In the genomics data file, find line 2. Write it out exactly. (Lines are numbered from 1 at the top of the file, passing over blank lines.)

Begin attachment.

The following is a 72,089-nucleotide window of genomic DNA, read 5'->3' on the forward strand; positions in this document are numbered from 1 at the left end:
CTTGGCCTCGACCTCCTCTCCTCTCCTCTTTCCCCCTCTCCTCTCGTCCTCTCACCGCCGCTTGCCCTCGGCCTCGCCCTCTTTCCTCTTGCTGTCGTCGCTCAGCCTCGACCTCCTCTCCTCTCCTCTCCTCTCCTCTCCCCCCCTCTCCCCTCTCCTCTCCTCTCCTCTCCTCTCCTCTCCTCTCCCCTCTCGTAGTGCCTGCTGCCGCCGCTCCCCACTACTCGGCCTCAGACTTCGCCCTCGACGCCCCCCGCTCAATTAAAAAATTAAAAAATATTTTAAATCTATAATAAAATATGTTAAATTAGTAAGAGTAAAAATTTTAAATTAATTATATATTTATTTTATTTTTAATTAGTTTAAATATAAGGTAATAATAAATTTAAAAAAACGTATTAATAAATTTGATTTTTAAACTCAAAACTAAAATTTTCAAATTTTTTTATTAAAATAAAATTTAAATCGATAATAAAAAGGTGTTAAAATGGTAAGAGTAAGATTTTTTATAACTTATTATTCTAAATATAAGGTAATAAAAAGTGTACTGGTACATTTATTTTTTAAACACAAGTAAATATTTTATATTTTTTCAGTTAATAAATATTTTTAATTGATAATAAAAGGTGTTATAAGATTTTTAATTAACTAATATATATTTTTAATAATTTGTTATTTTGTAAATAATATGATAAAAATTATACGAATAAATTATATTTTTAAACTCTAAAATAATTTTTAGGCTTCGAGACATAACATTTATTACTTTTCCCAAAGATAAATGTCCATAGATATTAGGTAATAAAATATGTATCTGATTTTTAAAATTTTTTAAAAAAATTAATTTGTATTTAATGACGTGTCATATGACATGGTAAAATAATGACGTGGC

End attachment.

CTTGGCCTCGACCTCCTCTCCTCTCCTCTTTCCCCCTCTCCTCTCGTCCTCTCACCGCCGCTTGCCCTCGGCCTCGCCCTCTTTCCTCTTGCTGTCGTCGCTCAGCCTCGACCTCCTCTCCTCTCCTCTCCTCTCCTCTCCCCCCCTCTCCCCTCTCCTCTCCTCTCCTCTCCTCTCCTCTCCTCTCCCCTCTCGTAGTGCCTGCTGCCGCCGCTCCCCACTACTCGGCCTCAGACTTCGCCCTCGACGCCCCCCGCTCAATTAAAAAATTAAAAAATATTTTAAATCTATAATAAAATATGTTAAATTAGTAAGAGTAAAAATTTTAAATTAATTATATATTTATTTTATTTTTAATTAGTTTAAATATAAGGTAATAATAAATTTAAAAAAACGTATTAATAAATTTGATTTTTAAACTCAAAACTAAAATTTTCAAATTTTTTTATTAAAATAAAATTTAAATCGATAATAAAAAGGTGTTAAAATGGTAAGAGTAAGATTTTTTATAACTTATTATTCTAAATATAAGGTAATAAAAAGTGTACTGGTACATTTATTTTTTAAACACAAGTAAATATTTTATATTTTTTCAGTTAATAAATATTTTTAATTGATAATAAAAGGTGTTATAAGATTTTTAATTAACTAATATATATTTTTAATAATTTGTTATTTTGTAAATAATATGATAAAAATTATACGAATAAATTATATTTTTAAACTCTAAAATAATTTTTAGGCTTCGAGACATAACATTTATTACTTTTCCCAAAGATAAATGTCCATAGATATTAGGTAATAAAATATGTATCTGATTTTTAAAATTTTTTAAAAAAATTAATTTGTATTTAATGACGTGTCATATGACATGGTAAAATAATGACGTGGC